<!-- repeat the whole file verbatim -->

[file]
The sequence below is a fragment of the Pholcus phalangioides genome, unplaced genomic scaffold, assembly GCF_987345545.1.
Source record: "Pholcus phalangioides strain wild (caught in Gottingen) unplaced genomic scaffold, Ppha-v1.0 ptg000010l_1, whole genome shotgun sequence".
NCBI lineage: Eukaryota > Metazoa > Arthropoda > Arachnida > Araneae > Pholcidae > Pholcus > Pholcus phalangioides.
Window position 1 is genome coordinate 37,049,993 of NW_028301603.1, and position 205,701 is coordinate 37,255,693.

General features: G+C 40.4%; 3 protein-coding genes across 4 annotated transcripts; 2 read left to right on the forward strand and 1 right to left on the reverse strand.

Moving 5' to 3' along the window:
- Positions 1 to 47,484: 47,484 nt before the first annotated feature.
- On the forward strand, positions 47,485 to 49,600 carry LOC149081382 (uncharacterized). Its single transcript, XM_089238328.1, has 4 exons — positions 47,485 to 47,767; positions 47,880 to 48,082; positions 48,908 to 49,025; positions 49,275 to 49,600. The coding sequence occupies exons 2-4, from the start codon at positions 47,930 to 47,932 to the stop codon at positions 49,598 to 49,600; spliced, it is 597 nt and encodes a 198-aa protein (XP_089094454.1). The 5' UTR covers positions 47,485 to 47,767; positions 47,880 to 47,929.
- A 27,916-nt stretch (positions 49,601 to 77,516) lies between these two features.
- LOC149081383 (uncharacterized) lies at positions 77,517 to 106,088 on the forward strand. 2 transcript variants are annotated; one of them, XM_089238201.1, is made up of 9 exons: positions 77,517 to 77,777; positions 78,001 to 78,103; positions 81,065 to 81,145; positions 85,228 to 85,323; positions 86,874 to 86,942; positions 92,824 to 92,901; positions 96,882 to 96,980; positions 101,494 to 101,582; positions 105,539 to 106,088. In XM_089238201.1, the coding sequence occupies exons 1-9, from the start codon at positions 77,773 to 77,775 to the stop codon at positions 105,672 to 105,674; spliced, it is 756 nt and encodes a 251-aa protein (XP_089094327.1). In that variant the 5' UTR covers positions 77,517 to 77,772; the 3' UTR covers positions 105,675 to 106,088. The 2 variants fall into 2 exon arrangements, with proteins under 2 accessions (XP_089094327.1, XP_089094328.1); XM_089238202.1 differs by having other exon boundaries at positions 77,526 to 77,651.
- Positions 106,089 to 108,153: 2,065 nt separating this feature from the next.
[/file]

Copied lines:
The sequence below is a fragment of the Pholcus phalangioides genome, unplaced genomic scaffold, assembly GCF_987345545.1.
Source record: "Pholcus phalangioides strain wild (caught in Gottingen) unplaced genomic scaffold, Ppha-v1.0 ptg000010l_1, whole genome shotgun sequence".
NCBI lineage: Eukaryota > Metazoa > Arthropoda > Arachnida > Araneae > Pholcidae > Pholcus > Pholcus phalangioides.
Window position 1 is genome coordinate 37,049,993 of NW_028301603.1, and position 205,701 is coordinate 37,255,693.

General features: G+C 40.4%; 3 protein-coding genes across 4 annotated transcripts; 2 read left to right on the forward strand and 1 right to left on the reverse strand.

Moving 5' to 3' along the window:
- Positions 1 to 47,484: 47,484 nt before the first annotated feature.
- On the forward strand, positions 47,485 to 49,600 carry LOC149081382 (uncharacterized). Its single transcript, XM_089238328.1, has 4 exons — positions 47,485 to 47,767; positions 47,880 to 48,082; positions 48,908 to 49,025; positions 49,275 to 49,600. The coding sequence occupies exons 2-4, from the start codon at positions 47,930 to 47,932 to the stop codon at positions 49,598 to 49,600; spliced, it is 597 nt and encodes a 198-aa protein (XP_089094454.1). The 5' UTR covers positions 47,485 to 47,767; positions 47,880 to 47,929.
- A 27,916-nt stretch (positions 49,601 to 77,516) lies between these two features.
- LOC149081383 (uncharacterized) lies at positions 77,517 to 106,088 on the forward strand. 2 transcript variants are annotated; one of them, XM_089238201.1, is made up of 9 exons: positions 77,517 to 77,777; positions 78,001 to 78,103; positions 81,065 to 81,145; positions 85,228 to 85,323; positions 86,874 to 86,942; positions 92,824 to 92,901; positions 96,882 to 96,980; positions 101,494 to 101,582; positions 105,539 to 106,088. In XM_089238201.1, the coding sequence occupies exons 1-9, from the start codon at positions 77,773 to 77,775 to the stop codon at positions 105,672 to 105,674; spliced, it is 756 nt and encodes a 251-aa protein (XP_089094327.1). In that variant the 5' UTR covers positions 77,517 to 77,772; the 3' UTR covers positions 105,675 to 106,088. The 2 variants fall into 2 exon arrangements, with proteins under 2 accessions (XP_089094327.1, XP_089094328.1); XM_089238202.1 differs by having other exon boundaries at positions 77,526 to 77,651.
- Positions 106,089 to 108,153: 2,065 nt separating this feature from the next.